With all of sand spread along South Siesta Beach Repair Project area, county staff estimating about one more week needed for completion of work

June 30 the deadline for finishing initiative for county to receive FEMA grant to cover most of expense

June 12 marked a major milestone for the South Siesta Key Beach Repair Project, Sarasota County staff announced: It was the last day of sand delivery for the undertaking.

Altogether, a county website update said, 90,500 cubic yards of sand had been delivered to the construction site, which the contractor has accessed through the county’s Turtle Beach Park.

Staff had estimated that 92,500 cubic yards of beach-compatible sand from an inland mine approved by the Florida Department of Environmental Protection (FDEP) would be needed for the initiative. The goal has been to repair damage inflicted on the shoreline in September 2016. Only about four months after a county contractor finished the second renourishment of south Siesta beach, Hurricane Hermine — churning through the Gulf of Mexico — produced significant erosion in portions of the project area.

The June 12 update pointed out, “Residents and visitors will notice a decrease in the number of trucks traveling along Midnight Pass Road as the contractor continues to spread sand along the southern area of the project.”

On May 23, staff reported that the contractor had completed the northern portion of the project. During a December 2022 presentation to members of the Siesta Key Association (SKA), county Project Manager Curtis Smith explained that the repair initiative’s limits would extend from “barely up into the Sanderling Club rock revetment system [to] about 250 feet or so south of the last house on the south part of the Key.”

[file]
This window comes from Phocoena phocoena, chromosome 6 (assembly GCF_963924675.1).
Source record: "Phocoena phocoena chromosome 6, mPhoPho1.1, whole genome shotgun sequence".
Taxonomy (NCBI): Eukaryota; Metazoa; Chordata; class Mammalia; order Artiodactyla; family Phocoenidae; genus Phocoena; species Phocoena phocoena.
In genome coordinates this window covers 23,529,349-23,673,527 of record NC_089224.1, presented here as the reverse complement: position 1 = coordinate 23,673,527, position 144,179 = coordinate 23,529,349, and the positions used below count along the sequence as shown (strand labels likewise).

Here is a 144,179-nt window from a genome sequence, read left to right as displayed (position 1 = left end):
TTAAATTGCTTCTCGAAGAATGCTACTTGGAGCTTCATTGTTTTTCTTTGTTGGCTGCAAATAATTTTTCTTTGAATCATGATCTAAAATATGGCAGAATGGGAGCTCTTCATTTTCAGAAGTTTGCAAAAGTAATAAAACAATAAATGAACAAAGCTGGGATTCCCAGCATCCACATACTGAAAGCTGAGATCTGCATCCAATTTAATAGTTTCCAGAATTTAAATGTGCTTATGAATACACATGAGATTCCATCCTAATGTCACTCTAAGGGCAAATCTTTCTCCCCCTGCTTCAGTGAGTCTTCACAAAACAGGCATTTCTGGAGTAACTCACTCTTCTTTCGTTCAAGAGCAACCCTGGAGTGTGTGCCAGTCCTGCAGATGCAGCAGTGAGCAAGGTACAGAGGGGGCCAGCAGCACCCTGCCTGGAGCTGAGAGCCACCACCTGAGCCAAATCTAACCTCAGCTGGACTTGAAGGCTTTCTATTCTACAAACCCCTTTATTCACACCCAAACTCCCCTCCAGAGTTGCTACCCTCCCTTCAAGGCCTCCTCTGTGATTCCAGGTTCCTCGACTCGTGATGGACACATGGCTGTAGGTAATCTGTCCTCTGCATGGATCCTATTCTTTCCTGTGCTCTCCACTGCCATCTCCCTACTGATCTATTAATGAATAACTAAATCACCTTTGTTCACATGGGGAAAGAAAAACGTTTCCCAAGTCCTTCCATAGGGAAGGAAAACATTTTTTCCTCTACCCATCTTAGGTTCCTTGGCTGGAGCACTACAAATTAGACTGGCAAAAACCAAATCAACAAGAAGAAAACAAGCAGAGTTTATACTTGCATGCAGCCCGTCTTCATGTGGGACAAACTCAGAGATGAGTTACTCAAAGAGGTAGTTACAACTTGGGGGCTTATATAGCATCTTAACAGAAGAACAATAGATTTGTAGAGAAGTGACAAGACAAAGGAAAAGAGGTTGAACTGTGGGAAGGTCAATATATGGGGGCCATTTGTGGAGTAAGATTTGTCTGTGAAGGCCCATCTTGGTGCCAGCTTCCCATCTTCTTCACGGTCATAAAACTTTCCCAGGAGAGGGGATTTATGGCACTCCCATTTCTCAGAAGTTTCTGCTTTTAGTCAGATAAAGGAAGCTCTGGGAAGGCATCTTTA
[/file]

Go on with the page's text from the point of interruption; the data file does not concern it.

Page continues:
On the morning of June 19, Jamie Carson, director of the county’s Communications Department, interviewed Smith on Facebook for another update.

“There’s a gigantic mound of sand missing this morning,” Carson pointed out.

“Absolutely!” Smith responded. “The sand is now on the beach or in the dune. … That’s a huge milestone for us.”

Slowly, he added, the contractor is “bringing the heavy equipment off the site.”

That morning, one area of Turtle Beach Park remained off limits to members of the public “for their safety, Smith noted.

“How much longer,” Carson asked, until all of the construction cones and equipment are gone?

Smith estimated a couple of weeks for “final clean-up” and some finishing touches, after all of the equipment has been removed.

To meet a Federal Emergency Management Agency (FEMA) deadline for a grant that will cover 87.5% of the total expense, the initiative has to be completed by June 30, Rachel Herman, manager of the county’s Environmental Protection Division, has pointed out to the county commissioners.

On March 7, the County Commission approved an extra $7,709,200 for the repair work, given the two bids that the Procurement Department had received for the work and staff’s learning of bid amounts for a similar undertaking on Fort Myers Beach.

The firm that won the Sarasota County bid was Ahtna Marine & Construction Co. of Irvine, Calif. The contract calls for it to receive $8,284,283.10. Work began April 24.

Mote Marine Laboratory and Sarasota Audubon Society are continuing daily sea turtle and shorebird monitoring at the project site, staff has pointed out.

 For more information about the project, visit scgov.net/beachrepair.